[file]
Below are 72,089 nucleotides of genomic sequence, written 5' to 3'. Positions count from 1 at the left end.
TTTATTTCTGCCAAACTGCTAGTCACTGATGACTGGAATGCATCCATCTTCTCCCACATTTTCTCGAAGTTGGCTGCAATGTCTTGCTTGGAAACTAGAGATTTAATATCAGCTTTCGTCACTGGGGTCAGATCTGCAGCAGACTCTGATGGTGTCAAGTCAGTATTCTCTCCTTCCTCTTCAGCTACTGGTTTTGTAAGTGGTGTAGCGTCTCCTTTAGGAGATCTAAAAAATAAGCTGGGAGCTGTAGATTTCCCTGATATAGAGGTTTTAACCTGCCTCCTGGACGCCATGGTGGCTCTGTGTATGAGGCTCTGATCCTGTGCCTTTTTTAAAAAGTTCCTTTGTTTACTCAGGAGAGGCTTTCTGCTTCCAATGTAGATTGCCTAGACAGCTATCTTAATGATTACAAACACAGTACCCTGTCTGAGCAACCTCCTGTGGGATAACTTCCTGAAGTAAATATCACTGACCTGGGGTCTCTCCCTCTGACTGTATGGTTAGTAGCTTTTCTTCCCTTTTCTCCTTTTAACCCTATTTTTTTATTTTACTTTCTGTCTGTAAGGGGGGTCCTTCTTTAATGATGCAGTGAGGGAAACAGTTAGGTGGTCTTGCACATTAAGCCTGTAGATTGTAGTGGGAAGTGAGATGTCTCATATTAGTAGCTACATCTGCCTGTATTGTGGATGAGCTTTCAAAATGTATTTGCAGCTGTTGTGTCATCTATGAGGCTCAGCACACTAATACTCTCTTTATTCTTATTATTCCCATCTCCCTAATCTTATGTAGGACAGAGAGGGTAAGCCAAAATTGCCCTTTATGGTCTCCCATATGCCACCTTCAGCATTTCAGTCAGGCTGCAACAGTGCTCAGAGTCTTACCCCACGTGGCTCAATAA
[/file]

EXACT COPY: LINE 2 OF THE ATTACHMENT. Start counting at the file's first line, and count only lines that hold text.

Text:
TTTATTTCTGCCAAACTGCTAGTCACTGATGACTGGAATGCATCCATCTTCTCCCACATTTTCTCGAAGTTGGCTGCAATGTCTTGCTTGGAAACTAGAGATTTAATATCAGCTTTCGTCACTGGGGTCAGATCTGCAGCAGACTCTGATGGTGTCAAGTCAGTATTCTCTCCTTCCTCTTCAGCTACTGGTTTTGTAAGTGGTGTAGCGTCTCCTTTAGGAGATCTAAAAAATAAGCTGGGAGCTGTAGATTTCCCTGATATAGAGGTTTTAACCTGCCTCCTGGACGCCATGGTGGCTCTGTGTATGAGGCTCTGATCCTGTGCCTTTTTTAAAAAGTTCCTTTGTTTACTCAGGAGAGGCTTTCTGCTTCCAATGTAGATTGCCTAGACAGCTATCTTAATGATTACAAACACAGTACCCTGTCTGAGCAACCTCCTGTGGGATAACTTCCTGAAGTAAATATCACTGACCTGGGGTCTCTCCCTCTGACTGTATGGTTAGTAGCTTTTCTTCCCTTTTCTCCTTTTAACCCTATTTTTTTATTTTACTTTCTGTCTGTAAGGGGGGTCCTTCTTTAATGATGCAGTGAGGGAAACAGTTAGGTGGTCTTGCACATTAAGCCTGTAGATTGTAGTGGGAAGTGAGATGTCTCATATTAGTAGCTACATCTGCCTGTATTGTGGATGAGCTTTCAAAATGTATTTGCAGCTGTTGTGTCATCTATGAGGCTCAGCACACTAATACTCTCTTTATTCTTATTATTCCCATCTCCCTAATCTTATGTAGGACAGAGAGGGTAAGCCAAAATTGCCCTTTATGGTCTCCCATATGCCACCTTCAGCATTTCAGTCAGGCTGCAACAGTGCTCAGAGTCTTACCCCACGTGGCTCAATAA